Death of fiat

Does anyone have any mitigation strategies for fiat currency risk that local governments can employ? There are very strict guidelines surrounding local government investing activities and for good reason, but I'm wondering if there are less obvious options that still adhere to the legislation and can help protect taxpayer money in the event of loss in faith in our sovereign currency and the subsequent hyperinflation?

Historically, every fiat currency that has ever been created eventually dies. Ever since the western world decoupled from the gold standard, most of our sovereign currencies have been in free fall; some declining faster than others. There are a number of financial indicators that are concerning. Legislation severely limits local governments' options in terms of risk diversification but I'm hoping there are options out there that I'm not aware of and that others would be willing to share.

Thanks

Comments

  • Hi Rob. Yes, all currencies that are out there are only backed by the government that issued it. These governments call it legal tender and people accept that fact. If any of the investments listed under Section 183 (certainly a province or Canada) were to default there would be serious ramifications and questioning of the faith in the entire monetary system. As a steward of municipal funds it is very important to have a good policy that promotes liquidity, safety and diversification _before _return. Using the DBRS ratings helps one select higher quality products. I have been purchasing MFABC Bonds (not the MFABC Bond Fund) on the secondary market as these are "AAA" rated as the MFABC has the authority to levy a tax.

    Also, it is important to note that there is a misconception that BC credit unions are 100% guaranteed no matter what by the Province of BC. If a fund is impaired and all other means of trying to settle the deposits are fully exhausted (i.e. StablizationOne, another credit union stepping in, etc.) the Lieutenant Governor in Council **MAY **direct the Minister of Finance to enter into a guarantee of the indebtedness not exceeding the amount that the Lieutenant Governor in Council considers necessary to repair the fund. So the 100% guarantee is discretionary but the credit unions have a number of backstops and controls in place before it ever got to that state. For example, FICOM is very proactive and monitors the health of credit unions on an ongoing basis to make sure there won't be a problem. Furthermore, if a credit union is trending towards concerning ratios, etc. FICOM will take the steps necessary to bring that credit union back on track - even to the point of exercising their authority to supervise or take control of the credit union and its assets.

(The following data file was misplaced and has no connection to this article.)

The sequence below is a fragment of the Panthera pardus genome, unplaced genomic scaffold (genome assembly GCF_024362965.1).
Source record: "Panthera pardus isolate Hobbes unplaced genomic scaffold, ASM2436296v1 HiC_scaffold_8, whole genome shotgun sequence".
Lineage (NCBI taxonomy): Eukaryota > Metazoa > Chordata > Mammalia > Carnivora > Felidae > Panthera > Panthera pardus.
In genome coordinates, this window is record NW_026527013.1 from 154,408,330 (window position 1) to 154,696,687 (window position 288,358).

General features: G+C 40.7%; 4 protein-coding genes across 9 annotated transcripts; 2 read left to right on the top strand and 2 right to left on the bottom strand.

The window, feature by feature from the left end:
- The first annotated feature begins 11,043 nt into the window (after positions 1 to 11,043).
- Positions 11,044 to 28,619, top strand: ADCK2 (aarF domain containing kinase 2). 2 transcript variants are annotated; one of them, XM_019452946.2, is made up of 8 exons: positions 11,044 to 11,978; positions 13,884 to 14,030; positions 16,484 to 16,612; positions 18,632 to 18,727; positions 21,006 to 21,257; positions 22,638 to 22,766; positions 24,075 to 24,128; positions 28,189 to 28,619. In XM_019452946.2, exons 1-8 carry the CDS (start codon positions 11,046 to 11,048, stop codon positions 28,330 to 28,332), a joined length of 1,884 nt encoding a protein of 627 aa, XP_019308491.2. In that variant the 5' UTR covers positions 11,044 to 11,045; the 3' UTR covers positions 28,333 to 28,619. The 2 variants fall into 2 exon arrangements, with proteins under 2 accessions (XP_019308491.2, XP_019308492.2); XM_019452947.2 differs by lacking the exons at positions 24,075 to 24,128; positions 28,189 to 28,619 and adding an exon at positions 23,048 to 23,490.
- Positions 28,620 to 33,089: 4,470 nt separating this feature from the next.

In summary if municipal staff respect Section 183 of the Community Charter, one has a policy in place, and the city's portfolio is well diversified I think we have done all we can to take care of the funds entrusted to us.

  • Thanks for your comment, Scott. It's quite considered but doesn't really address my concern. Being so liquid is very much the problem and I'm not sure diversification under the auspices of Section 183 really meets the definition of "diversified."

    I'm not interested in investing taxpayer money in pork bellies or derivatives, but rather some tried and true currency hedges like precious metals or something of that ilk.

    Cheers

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